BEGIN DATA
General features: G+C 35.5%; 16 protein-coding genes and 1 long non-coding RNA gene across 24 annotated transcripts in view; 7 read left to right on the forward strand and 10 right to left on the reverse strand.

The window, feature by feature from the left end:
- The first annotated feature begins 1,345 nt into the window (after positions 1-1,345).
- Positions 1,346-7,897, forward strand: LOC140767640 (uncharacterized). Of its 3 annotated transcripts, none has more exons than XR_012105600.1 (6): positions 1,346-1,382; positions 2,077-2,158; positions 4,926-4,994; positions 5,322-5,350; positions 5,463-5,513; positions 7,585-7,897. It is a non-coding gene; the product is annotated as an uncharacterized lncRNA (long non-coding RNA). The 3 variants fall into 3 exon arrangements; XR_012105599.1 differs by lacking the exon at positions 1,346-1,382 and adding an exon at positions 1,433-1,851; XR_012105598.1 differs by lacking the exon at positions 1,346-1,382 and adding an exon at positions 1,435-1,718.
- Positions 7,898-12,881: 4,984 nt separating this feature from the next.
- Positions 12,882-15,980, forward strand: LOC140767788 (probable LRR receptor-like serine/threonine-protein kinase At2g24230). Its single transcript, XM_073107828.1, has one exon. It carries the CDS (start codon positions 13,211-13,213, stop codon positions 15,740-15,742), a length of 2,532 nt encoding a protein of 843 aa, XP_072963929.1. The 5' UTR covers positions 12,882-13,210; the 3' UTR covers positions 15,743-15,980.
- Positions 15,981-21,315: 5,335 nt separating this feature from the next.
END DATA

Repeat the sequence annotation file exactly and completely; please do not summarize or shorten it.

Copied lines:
General features: G+C 35.5%; 16 protein-coding genes and 1 long non-coding RNA gene across 24 annotated transcripts in view; 7 read left to right on the forward strand and 10 right to left on the reverse strand.

The window, feature by feature from the left end:
- The first annotated feature begins 1,345 nt into the window (after positions 1-1,345).
- Positions 1,346-7,897, forward strand: LOC140767640 (uncharacterized). Of its 3 annotated transcripts, none has more exons than XR_012105600.1 (6): positions 1,346-1,382; positions 2,077-2,158; positions 4,926-4,994; positions 5,322-5,350; positions 5,463-5,513; positions 7,585-7,897. It is a non-coding gene; the product is annotated as an uncharacterized lncRNA (long non-coding RNA). The 3 variants fall into 3 exon arrangements; XR_012105599.1 differs by lacking the exon at positions 1,346-1,382 and adding an exon at positions 1,433-1,851; XR_012105598.1 differs by lacking the exon at positions 1,346-1,382 and adding an exon at positions 1,435-1,718.
- Positions 7,898-12,881: 4,984 nt separating this feature from the next.
- Positions 12,882-15,980, forward strand: LOC140767788 (probable LRR receptor-like serine/threonine-protein kinase At2g24230). Its single transcript, XM_073107828.1, has one exon. It carries the CDS (start codon positions 13,211-13,213, stop codon positions 15,740-15,742), a length of 2,532 nt encoding a protein of 843 aa, XP_072963929.1. The 5' UTR covers positions 12,882-13,210; the 3' UTR covers positions 15,743-15,980.
- Positions 15,981-21,315: 5,335 nt separating this feature from the next.